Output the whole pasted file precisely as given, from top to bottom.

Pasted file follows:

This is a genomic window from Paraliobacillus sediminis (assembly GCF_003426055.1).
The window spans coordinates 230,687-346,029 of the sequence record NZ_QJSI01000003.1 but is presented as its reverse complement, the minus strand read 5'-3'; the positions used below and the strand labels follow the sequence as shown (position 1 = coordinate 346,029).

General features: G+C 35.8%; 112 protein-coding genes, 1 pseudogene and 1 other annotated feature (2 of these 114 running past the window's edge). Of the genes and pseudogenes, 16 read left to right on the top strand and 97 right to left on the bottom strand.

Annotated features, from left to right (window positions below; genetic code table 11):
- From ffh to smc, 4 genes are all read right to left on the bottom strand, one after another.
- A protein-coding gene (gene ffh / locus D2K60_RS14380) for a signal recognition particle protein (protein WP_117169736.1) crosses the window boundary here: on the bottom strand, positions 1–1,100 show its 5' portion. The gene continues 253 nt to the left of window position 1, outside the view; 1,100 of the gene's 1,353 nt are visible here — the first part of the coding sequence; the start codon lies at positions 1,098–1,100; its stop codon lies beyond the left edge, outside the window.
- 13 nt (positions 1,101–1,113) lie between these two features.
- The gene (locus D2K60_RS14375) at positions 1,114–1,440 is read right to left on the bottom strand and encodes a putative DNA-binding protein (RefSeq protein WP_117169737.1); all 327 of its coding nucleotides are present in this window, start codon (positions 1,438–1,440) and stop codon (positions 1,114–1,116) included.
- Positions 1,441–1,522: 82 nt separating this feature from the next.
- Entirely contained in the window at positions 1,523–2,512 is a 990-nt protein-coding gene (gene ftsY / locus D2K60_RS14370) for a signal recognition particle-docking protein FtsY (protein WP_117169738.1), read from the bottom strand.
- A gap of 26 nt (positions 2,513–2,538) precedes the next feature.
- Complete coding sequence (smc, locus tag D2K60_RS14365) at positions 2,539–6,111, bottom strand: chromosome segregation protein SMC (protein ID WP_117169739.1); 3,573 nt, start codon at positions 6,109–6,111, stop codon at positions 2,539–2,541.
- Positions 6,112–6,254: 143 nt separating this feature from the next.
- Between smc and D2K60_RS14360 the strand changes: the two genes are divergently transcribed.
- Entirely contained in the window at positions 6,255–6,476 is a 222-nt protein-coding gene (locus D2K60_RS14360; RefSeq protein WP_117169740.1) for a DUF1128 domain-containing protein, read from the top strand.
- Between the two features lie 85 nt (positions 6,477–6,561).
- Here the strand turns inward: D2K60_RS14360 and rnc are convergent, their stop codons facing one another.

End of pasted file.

This is a genomic window from Paraliobacillus sediminis (assembly GCF_003426055.1).
The window spans coordinates 230,687-346,029 of the sequence record NZ_QJSI01000003.1 but is presented as its reverse complement, the minus strand read 5'-3'; the positions used below and the strand labels follow the sequence as shown (position 1 = coordinate 346,029).

General features: G+C 35.8%; 112 protein-coding genes, 1 pseudogene and 1 other annotated feature (2 of these 114 running past the window's edge). Of the genes and pseudogenes, 16 read left to right on the top strand and 97 right to left on the bottom strand.

Annotated features, from left to right (window positions below; genetic code table 11):
- From ffh to smc, 4 genes are all read right to left on the bottom strand, one after another.
- A protein-coding gene (gene ffh / locus D2K60_RS14380) for a signal recognition particle protein (protein WP_117169736.1) crosses the window boundary here: on the bottom strand, positions 1–1,100 show its 5' portion. The gene continues 253 nt to the left of window position 1, outside the view; 1,100 of the gene's 1,353 nt are visible here — the first part of the coding sequence; the start codon lies at positions 1,098–1,100; its stop codon lies beyond the left edge, outside the window.
- 13 nt (positions 1,101–1,113) lie between these two features.
- The gene (locus D2K60_RS14375) at positions 1,114–1,440 is read right to left on the bottom strand and encodes a putative DNA-binding protein (RefSeq protein WP_117169737.1); all 327 of its coding nucleotides are present in this window, start codon (positions 1,438–1,440) and stop codon (positions 1,114–1,116) included.
- Positions 1,441–1,522: 82 nt separating this feature from the next.
- Entirely contained in the window at positions 1,523–2,512 is a 990-nt protein-coding gene (gene ftsY / locus D2K60_RS14370) for a signal recognition particle-docking protein FtsY (protein WP_117169738.1), read from the bottom strand.
- A gap of 26 nt (positions 2,513–2,538) precedes the next feature.
- Complete coding sequence (smc, locus tag D2K60_RS14365) at positions 2,539–6,111, bottom strand: chromosome segregation protein SMC (protein ID WP_117169739.1); 3,573 nt, start codon at positions 6,109–6,111, stop codon at positions 2,539–2,541.
- Positions 6,112–6,254: 143 nt separating this feature from the next.
- Between smc and D2K60_RS14360 the strand changes: the two genes are divergently transcribed.
- Entirely contained in the window at positions 6,255–6,476 is a 222-nt protein-coding gene (locus D2K60_RS14360; RefSeq protein WP_117169740.1) for a DUF1128 domain-containing protein, read from the top strand.
- Between the two features lie 85 nt (positions 6,477–6,561).
- Here the strand turns inward: D2K60_RS14360 and rnc are convergent, their stop codons facing one another.